And then his mother straightened up, with a smile to hide a tear. She said, "we're both so proud of you, we'll feel lost without you here. Someday, you'll know what this moment means, when your boy shakes your hand, And you watch him as he walks away, the day he becomes a man."
My friend Tim Ziegler, former Marine, is blogging his son's coming of age in Marine Corps boot camp: "our hope is that Zach's friends and family will have a chance to experience Zach's transformation from average (or above-average, depending) teenager to a proud member of the USMC."
So, I guess the old Marine's phrases, "We still make 'em like we used to," "We never promised you a rose garden" are all still true. The reality is that it is hard for me to hear as a Dad. It's comforting for me to hear as a former Marine. Semper Fi Zach.
Tim emailed me this morning, "The difference in maturity and perspective in just a month has been simply amazing."
My son enlisted in the Army Guard while a junior in High School. Went to Basic at Ft Sill in the summer before his senior year.
Everyone commented on the change it made in him. He left a teenager and returned a young adult.
He also came to realize his dad was not the meanest authority figure in the world, his two little sisters were not the worst roommates in North America, and his Mom was a damn fine cook.
You and I and everybody else who has ever been through a military service boot camp knows that there is a point where you accept that you aren't in Kansas anymore, accept the discipline and knowledge being offered and you become what ever it is you have chosen to be - Soldier, Sailor, Airman or Marine. That's when you grow up realizing that you are not in over your head, the surroundings and rituals become familiar, more routine and you recognise that you are a part of something greater than yourself and the pride of wearing that uniform begins.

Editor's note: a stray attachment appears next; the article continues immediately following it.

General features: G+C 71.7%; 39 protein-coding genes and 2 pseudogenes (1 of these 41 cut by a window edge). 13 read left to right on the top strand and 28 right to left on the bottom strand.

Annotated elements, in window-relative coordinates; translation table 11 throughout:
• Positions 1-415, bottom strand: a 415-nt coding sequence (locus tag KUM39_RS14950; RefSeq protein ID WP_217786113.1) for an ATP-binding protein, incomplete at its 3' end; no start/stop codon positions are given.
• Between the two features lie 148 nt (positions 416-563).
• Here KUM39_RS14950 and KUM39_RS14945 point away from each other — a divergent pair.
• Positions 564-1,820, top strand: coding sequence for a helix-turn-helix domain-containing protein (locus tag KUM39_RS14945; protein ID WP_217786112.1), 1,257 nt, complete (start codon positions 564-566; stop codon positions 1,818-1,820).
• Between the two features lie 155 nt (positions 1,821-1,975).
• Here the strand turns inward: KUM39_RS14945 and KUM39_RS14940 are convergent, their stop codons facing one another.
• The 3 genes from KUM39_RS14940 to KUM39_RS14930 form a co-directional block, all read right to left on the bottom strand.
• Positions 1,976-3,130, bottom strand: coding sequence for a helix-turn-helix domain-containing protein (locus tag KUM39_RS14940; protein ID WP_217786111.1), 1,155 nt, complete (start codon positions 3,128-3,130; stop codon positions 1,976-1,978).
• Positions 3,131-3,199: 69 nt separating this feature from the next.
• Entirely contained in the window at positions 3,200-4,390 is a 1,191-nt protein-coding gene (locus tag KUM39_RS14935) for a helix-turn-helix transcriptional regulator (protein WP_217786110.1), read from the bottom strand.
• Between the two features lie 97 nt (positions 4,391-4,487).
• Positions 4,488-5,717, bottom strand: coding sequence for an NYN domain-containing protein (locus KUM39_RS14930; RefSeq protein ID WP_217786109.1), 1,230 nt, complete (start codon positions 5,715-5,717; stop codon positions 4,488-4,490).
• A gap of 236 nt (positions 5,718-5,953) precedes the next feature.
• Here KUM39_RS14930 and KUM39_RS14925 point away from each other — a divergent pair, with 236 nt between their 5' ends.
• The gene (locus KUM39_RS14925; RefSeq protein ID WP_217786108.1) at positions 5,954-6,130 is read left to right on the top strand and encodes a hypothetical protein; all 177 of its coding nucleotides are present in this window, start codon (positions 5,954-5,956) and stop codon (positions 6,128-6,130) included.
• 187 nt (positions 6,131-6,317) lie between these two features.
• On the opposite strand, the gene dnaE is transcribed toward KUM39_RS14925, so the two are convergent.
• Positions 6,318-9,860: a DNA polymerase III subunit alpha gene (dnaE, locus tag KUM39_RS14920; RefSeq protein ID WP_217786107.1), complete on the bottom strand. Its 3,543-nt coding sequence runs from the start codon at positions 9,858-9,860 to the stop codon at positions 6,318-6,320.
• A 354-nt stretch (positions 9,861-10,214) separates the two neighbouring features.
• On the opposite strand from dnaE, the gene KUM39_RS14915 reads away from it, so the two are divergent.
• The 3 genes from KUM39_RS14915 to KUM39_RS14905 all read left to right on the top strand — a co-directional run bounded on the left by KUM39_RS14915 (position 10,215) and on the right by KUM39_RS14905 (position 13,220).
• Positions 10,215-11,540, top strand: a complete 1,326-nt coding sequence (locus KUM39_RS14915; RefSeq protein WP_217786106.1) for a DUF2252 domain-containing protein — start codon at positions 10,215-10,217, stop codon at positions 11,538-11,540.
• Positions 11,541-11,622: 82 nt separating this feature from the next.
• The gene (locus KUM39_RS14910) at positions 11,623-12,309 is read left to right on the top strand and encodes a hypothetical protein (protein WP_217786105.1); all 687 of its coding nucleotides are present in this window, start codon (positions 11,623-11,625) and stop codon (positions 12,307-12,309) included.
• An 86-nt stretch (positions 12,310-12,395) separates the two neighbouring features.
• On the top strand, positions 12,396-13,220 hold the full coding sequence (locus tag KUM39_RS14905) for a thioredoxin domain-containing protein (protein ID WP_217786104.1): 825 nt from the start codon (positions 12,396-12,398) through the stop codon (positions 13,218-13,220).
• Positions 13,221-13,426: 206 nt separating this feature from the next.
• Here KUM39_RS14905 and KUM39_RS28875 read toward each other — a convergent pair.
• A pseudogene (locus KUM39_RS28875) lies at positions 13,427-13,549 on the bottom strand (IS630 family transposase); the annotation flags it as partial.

I salute all my fellow veterans and remember those who cannot be with us today.
I leave you with this:
1. To take charge of this post and all government property in view.
I don't know if I can do it by memory: these are the standing orders for Army guard posts. I was USAF but hung about a good deal with the Army.
2. To guard everything within the limits of my post and not quit my post until properly relieved.
3. To report any violations of my post or standing orders to the officer of the guard or to my relief.
Let's be careful of the "young man" identification of veterans or service candidates. My daughter is, in some ways, a better candidate for the armed forces than is my son. And my sweetheart served 7 years, three as an NCO.
I agree with you Geoff - we should be careful in identifying veterans as "young men". My Mom was a SPAR (WWII) and a CPO by the end working at the famous Cape Cod USCG radio station. My Aunts Barbara (WAC), Shirley (WAVE), Mary (WAC) and Rose (SPAR) all served during WWII and my Aunt Gerry was an Army MASH unit charge nurse during Korea having joined right after WWII. My Mom's Mother's youngest sister was a transport pilot and flew everything from Marine Corsairs to AAC B-17s (and was still flying right up until she passed on).
General orders are general orders and they have changed over the years (with the exception of the Marines and Navy), but there is one famous order that doesn't get much attention - and is kind of unwritten. It is called the 12th General Order in the Marines and all services have a verison of it. To wit:
"Walk my post from flank to flank and take no shit from any rank."
Three months at Parris Island returned a boy to me who had grown enormously. From aimless and blaming others to conscientious and accepting responsibility. The first few months of combat and MOS training pushed that further. A word of caution, though. Since that first year he hasn't grown up much more. Being forever stuck at Camp Lejeune doesn't seem to be as valuable an experience.
Assistant Village Idiot